Well, for starters, we should gather. You know what’s amazing to me is that Paul, with all this train wreck going on, didn’t shut down the gathering. I’m just a bad person. I would just say, “I’m done.” Maybe I wouldn’t have (by God’s grace), but I just feel like it could have been easy to say, “Do you know what? We’re done. This is crazy. If you want to just go worship Satan, go do it. Go over here. Wear what you want to wear. Give yourself over to whatever teaching you want. Just go do it, and we’ll just start some new churches or do whatever.”
He didn’t do that. He didn’t tell them to stop gathering. He could have shut it down, and he didn’t. Gathering is important. Let me just say something. You know, a podcast doesn’t replace gathering together with the church. Your Home Group doesn’t replace it. There’s no other gathering like this gathering, and this gathering is so important that even when it was such a mess, Paul didn’t shut it down.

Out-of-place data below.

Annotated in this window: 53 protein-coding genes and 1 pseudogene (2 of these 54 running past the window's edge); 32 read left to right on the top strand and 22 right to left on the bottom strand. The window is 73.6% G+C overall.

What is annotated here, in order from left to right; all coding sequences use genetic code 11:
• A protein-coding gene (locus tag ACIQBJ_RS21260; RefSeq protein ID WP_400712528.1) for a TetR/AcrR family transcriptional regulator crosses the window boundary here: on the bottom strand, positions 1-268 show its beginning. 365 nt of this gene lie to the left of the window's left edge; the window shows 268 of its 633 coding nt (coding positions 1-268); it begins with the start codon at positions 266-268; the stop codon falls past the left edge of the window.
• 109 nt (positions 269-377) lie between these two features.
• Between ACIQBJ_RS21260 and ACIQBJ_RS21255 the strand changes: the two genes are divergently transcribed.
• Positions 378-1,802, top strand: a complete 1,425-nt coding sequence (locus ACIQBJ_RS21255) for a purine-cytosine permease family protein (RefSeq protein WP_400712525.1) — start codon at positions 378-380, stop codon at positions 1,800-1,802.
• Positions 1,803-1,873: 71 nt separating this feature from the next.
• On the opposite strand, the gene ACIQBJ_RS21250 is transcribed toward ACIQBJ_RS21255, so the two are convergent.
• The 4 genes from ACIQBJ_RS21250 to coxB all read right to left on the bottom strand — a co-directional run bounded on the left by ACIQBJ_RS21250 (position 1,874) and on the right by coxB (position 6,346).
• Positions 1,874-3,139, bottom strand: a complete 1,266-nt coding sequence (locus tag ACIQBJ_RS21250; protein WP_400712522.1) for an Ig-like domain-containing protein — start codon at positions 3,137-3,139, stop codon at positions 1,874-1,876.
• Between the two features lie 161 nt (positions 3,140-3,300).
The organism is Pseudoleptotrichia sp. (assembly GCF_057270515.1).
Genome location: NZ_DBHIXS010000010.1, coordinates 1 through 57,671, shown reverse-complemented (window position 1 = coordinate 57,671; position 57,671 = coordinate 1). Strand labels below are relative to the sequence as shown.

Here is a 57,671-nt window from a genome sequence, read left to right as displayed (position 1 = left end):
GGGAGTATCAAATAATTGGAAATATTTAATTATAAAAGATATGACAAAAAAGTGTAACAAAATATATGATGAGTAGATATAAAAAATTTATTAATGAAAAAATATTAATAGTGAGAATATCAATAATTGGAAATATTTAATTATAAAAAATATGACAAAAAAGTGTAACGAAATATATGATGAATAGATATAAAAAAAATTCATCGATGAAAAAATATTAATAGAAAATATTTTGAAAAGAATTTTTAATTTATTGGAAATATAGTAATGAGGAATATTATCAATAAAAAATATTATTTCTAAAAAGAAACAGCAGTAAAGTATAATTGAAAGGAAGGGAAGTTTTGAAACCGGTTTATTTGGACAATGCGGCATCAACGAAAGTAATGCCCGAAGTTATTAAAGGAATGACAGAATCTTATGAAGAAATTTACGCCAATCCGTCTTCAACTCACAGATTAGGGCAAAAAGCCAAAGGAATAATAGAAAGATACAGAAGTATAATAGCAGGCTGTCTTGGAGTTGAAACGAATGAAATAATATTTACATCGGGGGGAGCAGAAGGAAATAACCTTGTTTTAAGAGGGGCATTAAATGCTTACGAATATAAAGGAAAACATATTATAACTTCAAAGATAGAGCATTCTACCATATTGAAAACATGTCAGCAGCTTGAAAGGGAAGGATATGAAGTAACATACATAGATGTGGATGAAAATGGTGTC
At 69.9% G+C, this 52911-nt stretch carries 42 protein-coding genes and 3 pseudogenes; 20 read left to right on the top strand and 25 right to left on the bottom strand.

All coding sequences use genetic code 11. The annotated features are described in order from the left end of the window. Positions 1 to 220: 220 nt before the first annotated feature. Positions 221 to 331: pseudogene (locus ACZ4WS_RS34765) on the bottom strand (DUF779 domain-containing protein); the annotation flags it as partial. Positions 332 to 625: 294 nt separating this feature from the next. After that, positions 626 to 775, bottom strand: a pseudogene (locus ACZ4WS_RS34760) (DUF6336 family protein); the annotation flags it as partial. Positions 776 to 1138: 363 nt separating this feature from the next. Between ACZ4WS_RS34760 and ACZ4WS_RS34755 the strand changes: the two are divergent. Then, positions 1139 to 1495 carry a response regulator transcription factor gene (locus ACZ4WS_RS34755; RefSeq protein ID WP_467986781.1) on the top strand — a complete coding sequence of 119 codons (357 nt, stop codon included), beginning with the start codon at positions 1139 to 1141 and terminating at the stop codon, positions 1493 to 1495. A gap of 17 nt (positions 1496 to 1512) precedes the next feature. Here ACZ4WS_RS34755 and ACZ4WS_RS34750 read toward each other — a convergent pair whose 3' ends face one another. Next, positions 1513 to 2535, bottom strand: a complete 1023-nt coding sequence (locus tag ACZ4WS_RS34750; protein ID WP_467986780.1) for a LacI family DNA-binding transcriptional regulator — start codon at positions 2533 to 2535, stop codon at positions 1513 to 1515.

Part of what we need to take away from this is that moving forward as we become a church, our gathering together is super significant in the life of our faith. It’s something we need. It’s a habit we continue to have to build into our lives together. Of course, it’s not enough to just gather, because they were gathering in Ephesus. That’s part of the point of the letter. We must be gathering in a certain way with a certain conviction and humility of heart and for a certain purpose where we’re putting to death the haughtiness of our hearts.